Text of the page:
We often receive questions from U.S. LawShield members regarding transporting guns into Michigan from other states. These questions typically involve a member who is moving from another state or receiving the firearm as either a gift or an inheritance.
Can a judge sign an order allowing police to seize your guns even if you do not break a single law? In recent years, there has been a nationwide push for “extreme risk protective orders” or “red flag” laws specifically designed to remove firearms from people accused of engaging in conduct or making statements that others may deem “dangerous.”
On more than one occasion, I have been asked about a person’s right to defend themself or others with a firearm without possessing a valid Firearm Owners Identification (“FOID”) card.
Over the past few months, we have been asked one question more than any other: Can I have a Medical Marijuana Card (“MMC”) and a Concealed Weapon & Firearm License (“CWFL”)? The answer is not simple.
While the right to keep and bear arms is a fundamental right, the courts have held that it is not an unlimited right. There are several ways a person can lose their right to possess a firearm and ammunition. One way a person may become prohibited from possessing firearms or ammunition is through a conviction.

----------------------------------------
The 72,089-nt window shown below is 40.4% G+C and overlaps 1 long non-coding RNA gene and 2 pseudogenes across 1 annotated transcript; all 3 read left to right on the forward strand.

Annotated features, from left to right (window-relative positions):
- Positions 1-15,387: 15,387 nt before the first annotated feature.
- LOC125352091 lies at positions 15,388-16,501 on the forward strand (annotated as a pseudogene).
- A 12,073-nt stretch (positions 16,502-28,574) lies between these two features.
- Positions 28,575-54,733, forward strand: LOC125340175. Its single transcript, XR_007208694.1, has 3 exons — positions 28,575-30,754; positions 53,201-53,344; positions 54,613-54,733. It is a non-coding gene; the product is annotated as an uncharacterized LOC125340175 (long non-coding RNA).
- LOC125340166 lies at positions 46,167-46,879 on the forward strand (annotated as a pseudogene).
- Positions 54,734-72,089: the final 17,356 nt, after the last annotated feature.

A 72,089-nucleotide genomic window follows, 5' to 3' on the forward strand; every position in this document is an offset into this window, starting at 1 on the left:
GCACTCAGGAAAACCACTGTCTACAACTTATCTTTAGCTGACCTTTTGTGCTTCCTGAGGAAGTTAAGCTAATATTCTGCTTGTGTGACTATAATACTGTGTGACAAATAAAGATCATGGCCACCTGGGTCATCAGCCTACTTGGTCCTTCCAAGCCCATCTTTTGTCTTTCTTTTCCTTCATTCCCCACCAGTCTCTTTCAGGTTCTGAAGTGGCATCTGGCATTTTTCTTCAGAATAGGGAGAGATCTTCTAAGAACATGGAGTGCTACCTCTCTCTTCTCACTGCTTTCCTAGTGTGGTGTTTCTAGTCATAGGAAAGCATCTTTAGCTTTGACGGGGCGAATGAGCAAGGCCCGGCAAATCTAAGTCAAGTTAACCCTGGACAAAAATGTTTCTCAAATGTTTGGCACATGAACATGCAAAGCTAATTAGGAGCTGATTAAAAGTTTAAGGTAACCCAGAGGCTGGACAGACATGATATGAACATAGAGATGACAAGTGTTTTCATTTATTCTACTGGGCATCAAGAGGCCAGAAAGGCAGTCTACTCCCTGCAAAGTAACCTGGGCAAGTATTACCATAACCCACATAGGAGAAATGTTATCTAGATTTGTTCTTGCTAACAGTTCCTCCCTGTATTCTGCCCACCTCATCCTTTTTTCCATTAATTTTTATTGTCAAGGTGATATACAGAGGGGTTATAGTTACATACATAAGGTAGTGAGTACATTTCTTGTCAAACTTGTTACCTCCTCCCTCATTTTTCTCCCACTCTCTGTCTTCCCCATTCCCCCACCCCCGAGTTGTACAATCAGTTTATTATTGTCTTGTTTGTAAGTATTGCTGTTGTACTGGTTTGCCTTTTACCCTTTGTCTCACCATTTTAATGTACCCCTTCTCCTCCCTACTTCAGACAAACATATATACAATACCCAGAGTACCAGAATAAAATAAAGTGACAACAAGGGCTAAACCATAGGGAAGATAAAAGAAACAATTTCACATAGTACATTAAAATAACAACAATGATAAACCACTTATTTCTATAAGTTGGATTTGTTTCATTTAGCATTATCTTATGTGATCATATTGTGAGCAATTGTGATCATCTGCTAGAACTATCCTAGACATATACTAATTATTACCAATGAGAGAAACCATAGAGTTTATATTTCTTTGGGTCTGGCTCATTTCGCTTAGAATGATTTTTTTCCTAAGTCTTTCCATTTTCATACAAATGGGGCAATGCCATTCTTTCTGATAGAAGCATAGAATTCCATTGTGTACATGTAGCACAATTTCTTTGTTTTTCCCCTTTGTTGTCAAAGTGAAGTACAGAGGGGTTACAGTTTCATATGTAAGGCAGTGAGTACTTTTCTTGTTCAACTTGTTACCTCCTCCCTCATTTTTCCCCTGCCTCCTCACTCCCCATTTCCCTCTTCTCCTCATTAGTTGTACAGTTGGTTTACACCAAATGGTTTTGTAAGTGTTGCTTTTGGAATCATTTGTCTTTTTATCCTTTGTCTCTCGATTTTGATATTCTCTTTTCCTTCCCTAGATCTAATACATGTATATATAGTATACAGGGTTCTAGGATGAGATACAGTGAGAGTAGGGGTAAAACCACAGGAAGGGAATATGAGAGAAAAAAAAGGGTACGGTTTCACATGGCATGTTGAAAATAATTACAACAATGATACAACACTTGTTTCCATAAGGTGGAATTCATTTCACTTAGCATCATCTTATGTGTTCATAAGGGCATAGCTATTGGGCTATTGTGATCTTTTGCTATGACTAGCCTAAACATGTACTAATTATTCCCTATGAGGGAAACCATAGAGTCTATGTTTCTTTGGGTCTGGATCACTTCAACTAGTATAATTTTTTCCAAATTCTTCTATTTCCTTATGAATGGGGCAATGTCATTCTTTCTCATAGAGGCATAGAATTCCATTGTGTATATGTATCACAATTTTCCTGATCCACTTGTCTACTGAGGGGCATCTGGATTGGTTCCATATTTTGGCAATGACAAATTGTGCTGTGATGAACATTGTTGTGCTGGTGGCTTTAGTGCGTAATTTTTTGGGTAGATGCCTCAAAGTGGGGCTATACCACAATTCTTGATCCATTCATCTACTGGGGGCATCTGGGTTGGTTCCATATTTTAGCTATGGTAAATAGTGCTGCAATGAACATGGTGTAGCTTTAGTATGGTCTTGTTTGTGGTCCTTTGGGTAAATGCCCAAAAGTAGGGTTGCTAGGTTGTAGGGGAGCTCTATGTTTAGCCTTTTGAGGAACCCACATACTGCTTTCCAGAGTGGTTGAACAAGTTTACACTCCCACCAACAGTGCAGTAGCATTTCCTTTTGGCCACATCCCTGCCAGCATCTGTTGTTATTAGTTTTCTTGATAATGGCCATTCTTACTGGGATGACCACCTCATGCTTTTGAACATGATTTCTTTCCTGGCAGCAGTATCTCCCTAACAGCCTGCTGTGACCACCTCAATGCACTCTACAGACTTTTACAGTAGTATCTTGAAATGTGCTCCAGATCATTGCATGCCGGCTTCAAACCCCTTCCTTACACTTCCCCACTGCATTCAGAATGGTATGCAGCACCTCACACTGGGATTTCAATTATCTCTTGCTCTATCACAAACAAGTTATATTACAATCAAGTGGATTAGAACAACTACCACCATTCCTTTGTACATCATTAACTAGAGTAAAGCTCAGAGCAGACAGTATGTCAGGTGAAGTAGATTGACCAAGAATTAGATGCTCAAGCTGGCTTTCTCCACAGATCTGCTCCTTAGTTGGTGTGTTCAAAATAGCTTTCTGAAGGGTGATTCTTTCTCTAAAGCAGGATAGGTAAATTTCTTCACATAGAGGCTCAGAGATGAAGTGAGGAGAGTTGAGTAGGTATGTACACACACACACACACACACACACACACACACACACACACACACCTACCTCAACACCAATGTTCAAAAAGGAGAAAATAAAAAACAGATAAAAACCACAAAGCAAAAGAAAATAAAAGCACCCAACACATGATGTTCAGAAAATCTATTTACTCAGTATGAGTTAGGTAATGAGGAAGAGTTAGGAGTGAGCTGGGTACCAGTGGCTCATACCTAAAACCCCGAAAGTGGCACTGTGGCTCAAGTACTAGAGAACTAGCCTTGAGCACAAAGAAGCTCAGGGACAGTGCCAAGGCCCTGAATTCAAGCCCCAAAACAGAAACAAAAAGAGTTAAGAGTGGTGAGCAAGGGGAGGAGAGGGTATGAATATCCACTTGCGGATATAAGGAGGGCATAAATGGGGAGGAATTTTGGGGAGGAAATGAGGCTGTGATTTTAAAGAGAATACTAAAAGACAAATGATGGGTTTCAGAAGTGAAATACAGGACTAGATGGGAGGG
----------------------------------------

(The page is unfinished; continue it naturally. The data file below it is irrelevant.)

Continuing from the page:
You completed your Concealed Weapons Permit (“CWP”) class and sent all the paperwork in. Confident that you were not going to have any issues getting your CWP, you submitted to a federal background check, passed it, and purchased a brand-new gun.
The right to keep and bear arms is a fundamental, but not unlimited, right. There are several ways a person can lose the right to possess firearms and ammunition.
Recently, many North Carolina gun owners have encountered difficulties in obtaining gun purchase and/or concealed carry permits. This month we want to address some of those difficulties and explore some ways to overcome them.
A private firearm transfer refers to a sale, gift, loan, or other transfer of a firearm between two non-licensed individuals. Private firearm transfers are common and entirely legal to conduct in Colorado.